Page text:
USC Annenberg Relevance Report says the workplace will stay hybrid and flexible in 2023

The USC Annenberg Relevance Report took a look at what could be on the horizon.

With the onset of the pandemic in 2020, the realities of work changed forever for millions of people across the country. Workers took their jobs home, and many realized that they could perform their assigned tasks just as, if not more effectively from the comfort of their residence. But with the introduction of vaccines and other COVID safety measures, more and more companies are asking their employees to return to their physical offices on at least a part-time basis. As we head into 2023, it’s worth taking a look at the factors that are leading the decision-making processes surrounding work situations and more, and what changes could potentially lie ahead. Thanks to USC Annenberg’s Relevance Report, we’ve got a preview into what the future of work could look like.

Finding a middle ground

Towards the end of 2021, many companies instituted some form of a return to the office. Since many organizations wanted to ease their employees back into in-person work after more than a year away (whether or not this was their choice or due to employee pushback is up for debate), hybrid situations took rise, with employees in the office two or three days a week. But with some companies such as Twitter under new leader Elon Musk demanding that employees return to their desks five days a week, a fight could loom on the horizon.

There are a few things that can be drawn from this as a comms pro. First, before your organization makes any sort of final decision on where employees can perform their jobs, get a sense of how they feel about it. Do they prefer working from home because it enables them to have a greater work-life balance? Do they miss the daily interactions they had with their colleagues pre-pandemic? Whatever the case is, it’s necessary to get a feel for what makes each employee perform their best. When an employee is comfortable in their work, they’re much more likely to do better work.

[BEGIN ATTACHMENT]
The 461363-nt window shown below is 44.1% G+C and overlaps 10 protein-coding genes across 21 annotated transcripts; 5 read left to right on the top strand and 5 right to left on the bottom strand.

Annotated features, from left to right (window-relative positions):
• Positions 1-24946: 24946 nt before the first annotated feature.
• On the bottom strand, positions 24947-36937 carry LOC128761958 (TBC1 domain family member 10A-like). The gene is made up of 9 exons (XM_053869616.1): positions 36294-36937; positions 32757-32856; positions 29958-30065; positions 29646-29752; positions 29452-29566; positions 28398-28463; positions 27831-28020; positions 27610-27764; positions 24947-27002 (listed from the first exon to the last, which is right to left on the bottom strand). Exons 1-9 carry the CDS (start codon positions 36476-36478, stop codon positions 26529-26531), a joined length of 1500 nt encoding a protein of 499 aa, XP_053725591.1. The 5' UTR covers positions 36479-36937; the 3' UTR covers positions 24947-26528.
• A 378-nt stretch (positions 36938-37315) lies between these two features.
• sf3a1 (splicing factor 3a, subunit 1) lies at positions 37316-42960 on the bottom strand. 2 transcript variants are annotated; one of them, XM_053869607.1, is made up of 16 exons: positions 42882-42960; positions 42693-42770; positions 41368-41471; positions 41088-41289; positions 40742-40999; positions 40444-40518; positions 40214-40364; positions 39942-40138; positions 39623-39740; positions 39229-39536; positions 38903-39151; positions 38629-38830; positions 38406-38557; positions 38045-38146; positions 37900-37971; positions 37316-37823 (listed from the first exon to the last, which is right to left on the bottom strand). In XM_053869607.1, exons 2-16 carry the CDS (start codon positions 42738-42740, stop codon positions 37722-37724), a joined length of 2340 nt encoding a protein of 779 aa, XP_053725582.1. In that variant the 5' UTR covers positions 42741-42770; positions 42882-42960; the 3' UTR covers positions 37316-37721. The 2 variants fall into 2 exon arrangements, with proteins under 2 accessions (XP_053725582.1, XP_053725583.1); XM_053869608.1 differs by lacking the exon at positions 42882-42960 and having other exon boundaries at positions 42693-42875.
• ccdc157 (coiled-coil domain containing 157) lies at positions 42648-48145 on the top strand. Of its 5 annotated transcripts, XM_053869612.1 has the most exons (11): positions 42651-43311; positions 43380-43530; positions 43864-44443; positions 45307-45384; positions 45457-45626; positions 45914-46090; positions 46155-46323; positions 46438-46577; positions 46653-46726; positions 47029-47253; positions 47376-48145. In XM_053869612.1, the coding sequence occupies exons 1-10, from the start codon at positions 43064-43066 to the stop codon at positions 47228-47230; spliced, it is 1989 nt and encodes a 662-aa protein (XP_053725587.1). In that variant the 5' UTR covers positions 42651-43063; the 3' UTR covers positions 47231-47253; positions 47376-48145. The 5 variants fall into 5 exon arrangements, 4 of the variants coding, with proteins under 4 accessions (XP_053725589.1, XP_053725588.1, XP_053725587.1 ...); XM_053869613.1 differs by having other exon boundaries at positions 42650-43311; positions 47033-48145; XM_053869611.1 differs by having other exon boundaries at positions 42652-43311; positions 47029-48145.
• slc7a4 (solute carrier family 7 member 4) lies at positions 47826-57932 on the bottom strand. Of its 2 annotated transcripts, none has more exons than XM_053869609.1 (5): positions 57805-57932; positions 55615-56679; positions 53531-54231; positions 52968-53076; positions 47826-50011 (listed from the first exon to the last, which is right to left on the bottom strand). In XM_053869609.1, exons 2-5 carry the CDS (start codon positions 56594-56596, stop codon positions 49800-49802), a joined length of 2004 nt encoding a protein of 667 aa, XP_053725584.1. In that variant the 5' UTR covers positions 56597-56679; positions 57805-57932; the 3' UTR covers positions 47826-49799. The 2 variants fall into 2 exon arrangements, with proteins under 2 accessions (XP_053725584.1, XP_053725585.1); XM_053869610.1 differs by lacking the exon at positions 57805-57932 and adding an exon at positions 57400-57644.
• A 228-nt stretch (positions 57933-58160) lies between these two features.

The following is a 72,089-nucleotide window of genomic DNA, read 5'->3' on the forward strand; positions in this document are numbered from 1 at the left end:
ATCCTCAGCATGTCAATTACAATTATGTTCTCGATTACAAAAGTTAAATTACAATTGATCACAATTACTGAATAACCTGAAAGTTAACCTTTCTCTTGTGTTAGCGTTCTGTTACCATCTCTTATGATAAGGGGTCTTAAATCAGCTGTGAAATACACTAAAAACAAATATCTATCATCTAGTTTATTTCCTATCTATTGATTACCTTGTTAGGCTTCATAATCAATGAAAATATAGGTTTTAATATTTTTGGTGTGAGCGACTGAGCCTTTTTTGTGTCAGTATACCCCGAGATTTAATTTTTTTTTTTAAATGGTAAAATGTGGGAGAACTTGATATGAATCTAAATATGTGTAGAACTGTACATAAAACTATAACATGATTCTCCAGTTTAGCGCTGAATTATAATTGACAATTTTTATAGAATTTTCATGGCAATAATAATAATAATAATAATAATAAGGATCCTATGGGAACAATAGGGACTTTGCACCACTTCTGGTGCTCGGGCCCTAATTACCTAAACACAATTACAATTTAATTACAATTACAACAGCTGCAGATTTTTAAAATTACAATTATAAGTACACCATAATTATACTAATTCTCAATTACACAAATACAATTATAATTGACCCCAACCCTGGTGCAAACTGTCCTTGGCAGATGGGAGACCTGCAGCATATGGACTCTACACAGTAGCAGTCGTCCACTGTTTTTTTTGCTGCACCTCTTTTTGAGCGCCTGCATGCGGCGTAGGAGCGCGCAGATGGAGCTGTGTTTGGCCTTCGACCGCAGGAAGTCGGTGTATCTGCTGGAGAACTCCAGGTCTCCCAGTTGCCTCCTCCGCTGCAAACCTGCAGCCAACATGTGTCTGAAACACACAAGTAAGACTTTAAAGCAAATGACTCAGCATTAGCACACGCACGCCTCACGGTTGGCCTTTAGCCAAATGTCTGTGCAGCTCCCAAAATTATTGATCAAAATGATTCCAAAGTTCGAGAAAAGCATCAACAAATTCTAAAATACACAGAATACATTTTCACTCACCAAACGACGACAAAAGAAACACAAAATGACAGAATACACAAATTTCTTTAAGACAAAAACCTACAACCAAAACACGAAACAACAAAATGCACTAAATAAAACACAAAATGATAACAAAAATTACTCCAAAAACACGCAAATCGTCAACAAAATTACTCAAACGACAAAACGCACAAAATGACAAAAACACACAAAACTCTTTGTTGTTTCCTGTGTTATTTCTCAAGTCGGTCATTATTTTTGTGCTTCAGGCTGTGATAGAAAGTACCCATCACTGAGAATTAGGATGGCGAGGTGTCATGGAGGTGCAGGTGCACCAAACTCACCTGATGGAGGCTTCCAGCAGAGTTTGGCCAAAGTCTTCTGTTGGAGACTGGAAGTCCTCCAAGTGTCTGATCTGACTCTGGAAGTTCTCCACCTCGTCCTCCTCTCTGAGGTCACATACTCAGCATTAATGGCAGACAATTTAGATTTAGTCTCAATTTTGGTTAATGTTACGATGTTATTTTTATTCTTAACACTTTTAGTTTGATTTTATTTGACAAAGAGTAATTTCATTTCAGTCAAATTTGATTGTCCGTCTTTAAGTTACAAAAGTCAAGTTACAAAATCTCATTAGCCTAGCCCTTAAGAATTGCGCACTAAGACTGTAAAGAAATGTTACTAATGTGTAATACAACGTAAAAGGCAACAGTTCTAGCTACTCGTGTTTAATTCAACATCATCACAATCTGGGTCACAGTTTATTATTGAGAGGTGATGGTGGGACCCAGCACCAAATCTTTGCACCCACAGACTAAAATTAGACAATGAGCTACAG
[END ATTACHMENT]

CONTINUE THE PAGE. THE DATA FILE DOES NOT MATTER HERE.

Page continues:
We also need to consider the demography behind who wants to or is able to return to the office.

According to the report:

Younger employees — more comfortable with technology and communicating and collaborating digitally — are less interested in full-time work in person. They are seeking out jobs that allow or encourage remote workdays.

Women, always left with a disproportionate share of housekeeping and childcare, are more interested in flexible schedules. Team members who want to get ahead and one day run the company (of all ages and genders) want to be in front of their bosses where their commitment to work can be seen close-up.

Everybody has different reasons for wanting their work arrangements, and they often depend on factors like age, location, and more. No matter the case, however, we should take these instances on an individual basis and work with what’s best for each employee, regardless of demographics. It’s just a fact that some employees are always going to want to be remote or hybrid after realizing they were more productive or comfortable, and it’s a matter of meeting them where they are.

Flexibility is key for all

No matter the decision a company makes, it should take care to treat individual situations on its own merit. No two people have the exact same extenuating circumstances as to where they’re working, and this should be respected. This flexibility also can carry over to other parts of the business to make positive impacts.

According to the Annenberg report, flexibility doesn’t just help with work-life balance, it can also assist in bridging the gender gap at work as well. The report revealed that 41% of working mothers felt the need to hide the struggles they had with caregiving at home from their employers. In a world in which we want people to be able to bring their full selves to work, this is a discouraging statistic.

The report explains: